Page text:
CALERA, a new technology by greenTEG, has earned a CES 2022 Innovation Award. CALERA is a wearable solution for monitoring core body temperature. Compact, waterproof, and easy to mass-produce, CALERA offers a comfortable, non-invasive, wearable solution that provides continuous core temperature monitoring.
The temperature of the body’s internal organs, or core body temperature, is a parameter that provides much information about overall health and response to factors such as disease, stress, and exercise. Core body temperature fluctuates due to physiological causes such as circadian rhythm, menstrual cycles, fitness levels, and eating habits, as well as environmental conditions.
Many wearables use skin temperature measurements to estimate core body temperature. Unfortunately, this option doesn’t yield reliably accurate results because external factors easily affect the temperature of surface skin. The gold standards for accurately measuring core body temperature include swallowable pills containing miniature thermometers, heart or bladder catheters, and rectal probes.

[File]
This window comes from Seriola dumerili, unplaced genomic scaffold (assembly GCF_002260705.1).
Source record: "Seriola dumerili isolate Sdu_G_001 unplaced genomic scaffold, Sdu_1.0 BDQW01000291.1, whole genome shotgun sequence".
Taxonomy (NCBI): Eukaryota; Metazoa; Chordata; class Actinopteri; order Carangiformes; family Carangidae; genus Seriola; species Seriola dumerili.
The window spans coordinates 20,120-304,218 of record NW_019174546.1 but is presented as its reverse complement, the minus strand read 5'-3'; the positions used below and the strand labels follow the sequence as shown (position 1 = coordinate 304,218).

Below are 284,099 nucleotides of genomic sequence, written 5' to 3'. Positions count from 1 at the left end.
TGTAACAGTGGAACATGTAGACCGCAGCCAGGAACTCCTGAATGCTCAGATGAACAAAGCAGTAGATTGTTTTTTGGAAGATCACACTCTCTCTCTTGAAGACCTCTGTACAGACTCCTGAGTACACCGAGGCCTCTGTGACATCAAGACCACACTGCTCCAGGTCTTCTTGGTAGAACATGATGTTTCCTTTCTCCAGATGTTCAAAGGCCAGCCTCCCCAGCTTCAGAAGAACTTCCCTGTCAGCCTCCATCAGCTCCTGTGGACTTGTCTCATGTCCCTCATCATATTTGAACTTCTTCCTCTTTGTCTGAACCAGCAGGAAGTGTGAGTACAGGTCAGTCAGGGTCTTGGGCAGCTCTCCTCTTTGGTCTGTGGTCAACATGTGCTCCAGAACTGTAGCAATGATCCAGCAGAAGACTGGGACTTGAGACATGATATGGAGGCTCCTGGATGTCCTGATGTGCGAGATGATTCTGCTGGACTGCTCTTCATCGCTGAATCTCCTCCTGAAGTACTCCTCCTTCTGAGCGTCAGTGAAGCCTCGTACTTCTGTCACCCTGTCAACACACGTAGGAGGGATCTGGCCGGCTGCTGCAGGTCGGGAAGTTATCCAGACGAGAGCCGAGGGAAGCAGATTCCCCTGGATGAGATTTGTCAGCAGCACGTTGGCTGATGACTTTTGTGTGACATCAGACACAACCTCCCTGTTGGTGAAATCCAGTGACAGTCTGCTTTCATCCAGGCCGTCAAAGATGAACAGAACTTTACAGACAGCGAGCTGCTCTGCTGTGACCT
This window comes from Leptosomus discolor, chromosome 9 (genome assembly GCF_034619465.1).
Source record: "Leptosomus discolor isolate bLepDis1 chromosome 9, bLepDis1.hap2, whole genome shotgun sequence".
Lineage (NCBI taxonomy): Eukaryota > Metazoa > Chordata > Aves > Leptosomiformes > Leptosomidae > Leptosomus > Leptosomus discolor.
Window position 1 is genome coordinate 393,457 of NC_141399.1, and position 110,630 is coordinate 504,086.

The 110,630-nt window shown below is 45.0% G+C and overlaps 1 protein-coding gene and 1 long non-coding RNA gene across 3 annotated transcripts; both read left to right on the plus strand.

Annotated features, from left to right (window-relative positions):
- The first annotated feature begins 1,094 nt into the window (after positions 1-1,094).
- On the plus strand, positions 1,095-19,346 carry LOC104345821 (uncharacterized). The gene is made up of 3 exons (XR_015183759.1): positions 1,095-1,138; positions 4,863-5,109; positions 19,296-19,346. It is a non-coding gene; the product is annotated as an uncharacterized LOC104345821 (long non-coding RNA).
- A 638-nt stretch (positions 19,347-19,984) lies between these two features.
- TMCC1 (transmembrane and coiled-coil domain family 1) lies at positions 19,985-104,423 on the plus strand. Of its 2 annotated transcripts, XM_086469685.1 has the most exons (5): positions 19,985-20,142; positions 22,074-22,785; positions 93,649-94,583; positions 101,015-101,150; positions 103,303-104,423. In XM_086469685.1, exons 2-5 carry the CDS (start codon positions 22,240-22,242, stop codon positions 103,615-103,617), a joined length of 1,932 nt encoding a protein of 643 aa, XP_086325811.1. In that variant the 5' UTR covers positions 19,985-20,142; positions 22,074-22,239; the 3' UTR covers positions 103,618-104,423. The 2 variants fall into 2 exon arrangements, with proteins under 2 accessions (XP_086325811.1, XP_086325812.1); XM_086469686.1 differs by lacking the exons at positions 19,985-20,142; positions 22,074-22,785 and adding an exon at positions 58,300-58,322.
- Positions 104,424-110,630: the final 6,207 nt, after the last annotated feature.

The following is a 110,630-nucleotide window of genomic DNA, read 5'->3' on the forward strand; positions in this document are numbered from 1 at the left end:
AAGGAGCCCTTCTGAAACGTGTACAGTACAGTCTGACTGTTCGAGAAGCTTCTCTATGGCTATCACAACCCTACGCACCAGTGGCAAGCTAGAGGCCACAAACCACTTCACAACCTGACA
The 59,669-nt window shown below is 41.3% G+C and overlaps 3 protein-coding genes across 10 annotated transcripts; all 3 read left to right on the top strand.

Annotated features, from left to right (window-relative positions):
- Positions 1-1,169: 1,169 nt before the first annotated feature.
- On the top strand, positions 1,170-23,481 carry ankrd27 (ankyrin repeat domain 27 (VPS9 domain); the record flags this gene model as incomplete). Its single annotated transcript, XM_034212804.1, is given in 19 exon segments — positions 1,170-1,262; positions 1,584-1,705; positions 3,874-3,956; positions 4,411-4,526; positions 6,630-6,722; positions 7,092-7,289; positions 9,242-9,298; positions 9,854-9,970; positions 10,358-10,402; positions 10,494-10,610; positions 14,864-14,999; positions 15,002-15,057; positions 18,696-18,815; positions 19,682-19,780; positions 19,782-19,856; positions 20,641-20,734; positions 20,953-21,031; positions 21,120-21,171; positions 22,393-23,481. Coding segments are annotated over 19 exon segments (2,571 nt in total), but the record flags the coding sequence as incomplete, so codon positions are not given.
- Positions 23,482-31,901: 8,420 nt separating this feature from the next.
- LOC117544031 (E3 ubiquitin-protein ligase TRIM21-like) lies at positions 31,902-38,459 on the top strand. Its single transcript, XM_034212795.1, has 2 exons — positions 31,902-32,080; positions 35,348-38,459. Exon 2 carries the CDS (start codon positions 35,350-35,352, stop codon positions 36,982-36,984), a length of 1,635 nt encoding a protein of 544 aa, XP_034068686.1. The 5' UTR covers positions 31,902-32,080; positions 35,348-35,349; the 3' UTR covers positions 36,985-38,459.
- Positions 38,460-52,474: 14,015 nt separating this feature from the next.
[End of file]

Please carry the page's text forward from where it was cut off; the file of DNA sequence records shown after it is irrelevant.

CALERA consists of tiny thermal-transfer sensors that measure the heat available through the skin, rather than the skin’s surface temperature. While in use, CALERA’s machine learning technology develops an AI algorithm based on a database of gold-standard measurements and individual patterns, analyzing the raw sensor data in real-time. The algorithm can also recognize patterns that could predict a health condition before it occurs. Makers of wearable devices can license the CALERA technology to incorporate it into their own products. greenTEG has also developed its own wearable known as CORE, a device that can be worn on the chest via a strap or medical adhesive patch.
Continuous core temperature recording can enhance wearable monitoring for illness, sleep tracking, fertility, workforce safety, remote patient monitoring, exercise, and athletics. Six gold medalists in Tokyo’s 2021 Olympics used CORE during training for cycling, triathlon, and volleyball to help prepare for competing in Japan’s severe summer climate.